Saturday, July 6, 2013
Saturday July 6 2013
In the darkness before dawn, the forest wakes in layers. Aside from the occasional hoot of a great horned owl or barred owl and the creaking and cracking from something… large… cruising through the brush, there is a bank of silence between the night creatures and the day creatures.
The robins and Swainson's thrushes wake first, the chirping and the spiraling twitters reaching over the hills and spinning out above the canopy. When the winter wrens start up, they jump right in, all feet and feathers first, enthusiastically, a non-stop loud chatter that drowns out everything else within earshot. Others follow in time as dawn creeps up, slowly painting the blackness discernible shades of green: varied thrushes, chickadees, and a myriad of other LBJ's (Little Brown Jobs) I don't know.
This time of darkness, this Oh-Dark Stupid, is a no-man's land-time. It's way too late to still be awake and way too early to be up.
But I'm out here, listening to the waking forest.
To get here, one dark morning I follow fresh bear tracks from the previous day; another morning I tunnel through close and claustrophobic brush; another I wade through a stream and slip and slide up the slick bank. Devil's clubs bite me when I grab wildly for something for balance. Blackberry bushes grab my legs and try to trip me. I hope I'm avoiding poison ivy but the dark ground cover looks all the same in my narrow headlamp beam piercing a tiny hole in the blackness. Moss-covered fallen trees are a slippery bridge over black holes.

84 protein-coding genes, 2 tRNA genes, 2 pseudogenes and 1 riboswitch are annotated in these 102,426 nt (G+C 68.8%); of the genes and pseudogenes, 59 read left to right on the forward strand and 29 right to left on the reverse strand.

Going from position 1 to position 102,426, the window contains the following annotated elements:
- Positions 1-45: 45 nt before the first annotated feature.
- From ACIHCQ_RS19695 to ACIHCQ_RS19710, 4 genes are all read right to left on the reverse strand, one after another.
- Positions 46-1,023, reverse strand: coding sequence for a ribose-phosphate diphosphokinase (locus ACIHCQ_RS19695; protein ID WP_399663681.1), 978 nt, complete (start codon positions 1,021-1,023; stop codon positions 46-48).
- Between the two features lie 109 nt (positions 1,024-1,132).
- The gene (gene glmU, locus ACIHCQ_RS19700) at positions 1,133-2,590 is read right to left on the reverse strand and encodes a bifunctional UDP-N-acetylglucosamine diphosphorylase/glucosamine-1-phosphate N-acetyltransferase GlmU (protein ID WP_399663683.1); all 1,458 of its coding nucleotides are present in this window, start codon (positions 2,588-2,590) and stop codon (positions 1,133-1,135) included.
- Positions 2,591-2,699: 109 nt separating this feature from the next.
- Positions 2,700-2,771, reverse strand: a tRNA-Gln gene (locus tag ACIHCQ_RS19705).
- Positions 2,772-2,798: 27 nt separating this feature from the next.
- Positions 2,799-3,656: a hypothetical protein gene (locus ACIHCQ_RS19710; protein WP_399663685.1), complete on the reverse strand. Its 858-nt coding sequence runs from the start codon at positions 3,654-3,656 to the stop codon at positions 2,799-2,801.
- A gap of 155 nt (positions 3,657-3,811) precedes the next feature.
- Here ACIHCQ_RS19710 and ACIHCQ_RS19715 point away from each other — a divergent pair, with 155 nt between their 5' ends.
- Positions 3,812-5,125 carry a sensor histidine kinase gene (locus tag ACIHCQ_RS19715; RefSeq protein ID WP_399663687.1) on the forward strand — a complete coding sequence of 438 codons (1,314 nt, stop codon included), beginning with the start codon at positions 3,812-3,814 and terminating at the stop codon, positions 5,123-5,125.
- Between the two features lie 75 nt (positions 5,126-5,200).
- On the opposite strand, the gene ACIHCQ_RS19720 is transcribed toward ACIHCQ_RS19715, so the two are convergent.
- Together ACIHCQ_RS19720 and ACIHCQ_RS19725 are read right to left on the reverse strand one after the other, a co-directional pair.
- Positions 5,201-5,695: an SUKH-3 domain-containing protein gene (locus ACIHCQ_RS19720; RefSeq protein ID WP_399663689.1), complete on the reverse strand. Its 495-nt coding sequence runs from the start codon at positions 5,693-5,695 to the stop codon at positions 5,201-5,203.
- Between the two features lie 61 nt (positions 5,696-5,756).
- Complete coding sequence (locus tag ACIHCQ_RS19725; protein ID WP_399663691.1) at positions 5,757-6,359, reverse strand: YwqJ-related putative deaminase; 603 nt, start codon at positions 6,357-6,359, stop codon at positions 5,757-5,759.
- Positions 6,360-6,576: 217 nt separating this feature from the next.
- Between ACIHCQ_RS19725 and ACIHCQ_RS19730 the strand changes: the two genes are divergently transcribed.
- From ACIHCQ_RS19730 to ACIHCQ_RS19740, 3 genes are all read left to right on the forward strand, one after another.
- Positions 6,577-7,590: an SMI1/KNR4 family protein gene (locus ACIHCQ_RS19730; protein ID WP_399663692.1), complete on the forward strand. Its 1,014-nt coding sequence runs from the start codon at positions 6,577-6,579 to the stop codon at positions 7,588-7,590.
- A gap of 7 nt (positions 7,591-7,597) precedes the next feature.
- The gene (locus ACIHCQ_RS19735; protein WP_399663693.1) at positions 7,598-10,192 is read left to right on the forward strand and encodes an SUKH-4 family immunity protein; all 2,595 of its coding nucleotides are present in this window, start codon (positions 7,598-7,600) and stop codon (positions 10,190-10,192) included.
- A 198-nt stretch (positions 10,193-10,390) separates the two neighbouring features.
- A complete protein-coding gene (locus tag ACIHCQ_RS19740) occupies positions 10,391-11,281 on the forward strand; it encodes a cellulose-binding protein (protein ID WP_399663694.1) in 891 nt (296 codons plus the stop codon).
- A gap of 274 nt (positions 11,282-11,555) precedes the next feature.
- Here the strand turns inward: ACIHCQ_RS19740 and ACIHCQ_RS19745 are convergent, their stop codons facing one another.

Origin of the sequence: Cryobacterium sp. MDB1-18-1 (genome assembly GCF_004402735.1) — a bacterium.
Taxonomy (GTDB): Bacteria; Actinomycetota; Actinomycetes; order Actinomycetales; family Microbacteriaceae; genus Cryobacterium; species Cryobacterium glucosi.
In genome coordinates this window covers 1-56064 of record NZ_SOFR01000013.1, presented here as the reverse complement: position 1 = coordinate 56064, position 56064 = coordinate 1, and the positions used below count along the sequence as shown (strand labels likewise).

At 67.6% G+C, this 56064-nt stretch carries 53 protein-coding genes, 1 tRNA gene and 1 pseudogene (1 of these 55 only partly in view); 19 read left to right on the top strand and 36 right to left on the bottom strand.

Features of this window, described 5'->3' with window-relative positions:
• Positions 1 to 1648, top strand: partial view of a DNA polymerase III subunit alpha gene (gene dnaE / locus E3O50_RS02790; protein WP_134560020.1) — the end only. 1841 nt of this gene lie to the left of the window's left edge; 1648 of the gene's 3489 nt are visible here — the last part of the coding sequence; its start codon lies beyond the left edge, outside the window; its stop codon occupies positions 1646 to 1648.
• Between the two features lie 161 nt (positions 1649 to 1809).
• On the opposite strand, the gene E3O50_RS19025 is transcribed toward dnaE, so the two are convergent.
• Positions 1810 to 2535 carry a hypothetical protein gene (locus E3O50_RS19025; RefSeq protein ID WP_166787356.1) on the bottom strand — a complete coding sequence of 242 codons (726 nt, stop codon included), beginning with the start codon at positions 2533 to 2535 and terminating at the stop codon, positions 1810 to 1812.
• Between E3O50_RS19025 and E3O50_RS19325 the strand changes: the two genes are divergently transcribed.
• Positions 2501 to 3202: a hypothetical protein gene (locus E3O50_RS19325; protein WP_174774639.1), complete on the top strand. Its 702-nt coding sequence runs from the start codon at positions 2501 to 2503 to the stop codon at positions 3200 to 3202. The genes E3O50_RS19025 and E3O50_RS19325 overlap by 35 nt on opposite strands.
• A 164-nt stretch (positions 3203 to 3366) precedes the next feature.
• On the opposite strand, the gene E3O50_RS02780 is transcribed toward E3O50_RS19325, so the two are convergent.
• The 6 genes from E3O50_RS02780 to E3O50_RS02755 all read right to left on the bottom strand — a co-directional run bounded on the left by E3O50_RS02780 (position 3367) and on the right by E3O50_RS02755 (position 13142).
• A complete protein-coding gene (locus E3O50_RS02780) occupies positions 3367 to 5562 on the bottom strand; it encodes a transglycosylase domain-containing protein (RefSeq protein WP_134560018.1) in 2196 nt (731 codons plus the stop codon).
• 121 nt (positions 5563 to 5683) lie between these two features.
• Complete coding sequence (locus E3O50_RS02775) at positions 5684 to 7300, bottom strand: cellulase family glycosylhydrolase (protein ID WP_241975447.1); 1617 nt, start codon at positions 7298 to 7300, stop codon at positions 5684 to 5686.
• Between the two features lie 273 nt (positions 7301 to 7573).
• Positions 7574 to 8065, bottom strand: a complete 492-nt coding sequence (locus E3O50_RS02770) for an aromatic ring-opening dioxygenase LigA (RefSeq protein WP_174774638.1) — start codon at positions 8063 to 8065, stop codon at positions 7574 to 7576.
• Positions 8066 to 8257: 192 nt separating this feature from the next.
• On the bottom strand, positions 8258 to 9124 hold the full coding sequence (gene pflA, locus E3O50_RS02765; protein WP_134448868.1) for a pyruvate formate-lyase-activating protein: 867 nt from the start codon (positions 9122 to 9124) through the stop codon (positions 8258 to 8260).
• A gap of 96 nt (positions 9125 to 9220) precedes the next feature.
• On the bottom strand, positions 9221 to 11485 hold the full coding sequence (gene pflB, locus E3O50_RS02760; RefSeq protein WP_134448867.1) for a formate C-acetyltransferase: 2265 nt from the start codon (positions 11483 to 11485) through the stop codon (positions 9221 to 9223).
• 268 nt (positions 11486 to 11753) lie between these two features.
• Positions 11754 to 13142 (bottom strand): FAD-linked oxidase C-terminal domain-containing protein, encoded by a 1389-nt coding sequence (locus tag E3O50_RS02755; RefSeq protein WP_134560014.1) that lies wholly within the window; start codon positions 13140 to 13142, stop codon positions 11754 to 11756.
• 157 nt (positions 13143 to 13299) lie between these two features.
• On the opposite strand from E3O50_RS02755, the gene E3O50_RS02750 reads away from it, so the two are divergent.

On all mornings, mosquitoes, also early risers, threaten to suck me dry of blood. On all mornings, despite being half asleep, my senses are on full-blown alert, particularly in close brush, and most particularly when I hear big cracks and snaps in the darkness.
Nesting marbled murrelet by Tom Hamer
All this to search for a cryptic, chunky robin-sized bird in the forest: the endangered, mysterious marbled murrelet, who lives on the sea and nests in the forest.
They don't make it easy on themselves. Built for life on the ocean, they choose to nest inland in primarily old growth forests - up to 40 miles inland. Not every year, the female lays a single egg on a platform with a slight depression (usually, a thick moss-covered branch) in an old growth tree, up to 200 feet above the ground - not a nest; the male and female take turns sitting on, and turning the egg up to 11 times a day (no nest cup to keep it from rolling off the branch!), and once it hatches, the parents fly back and forth to the ocean, fetching the single chick a single fish each time. When and if the chick fledges at about 35 days of age, the parents stop visiting with food, and the chick eventually makes its way, under cover of darkness, to the ocean - or not.
Adults are eaten by hawks and owls; eggs and nestlings are predated by crows and Ravens, jays, and flying squirrels. Some murrelets are caught in gill-nets and drown; it is thought that murrelet food (fish) may be adversely affected by trending warmer ocean currents.
These birds don't make it easy for observers: the marbled murrelet can fly up to 100 mph with very rapid wingbeats (think: 'flying raisin'), and it may approach its nest in the forest stealthily, so if you're looking for one, and you blink at the wrong time, or if it decides not to call, your chances are not great for seeing or hearing it.
But we try.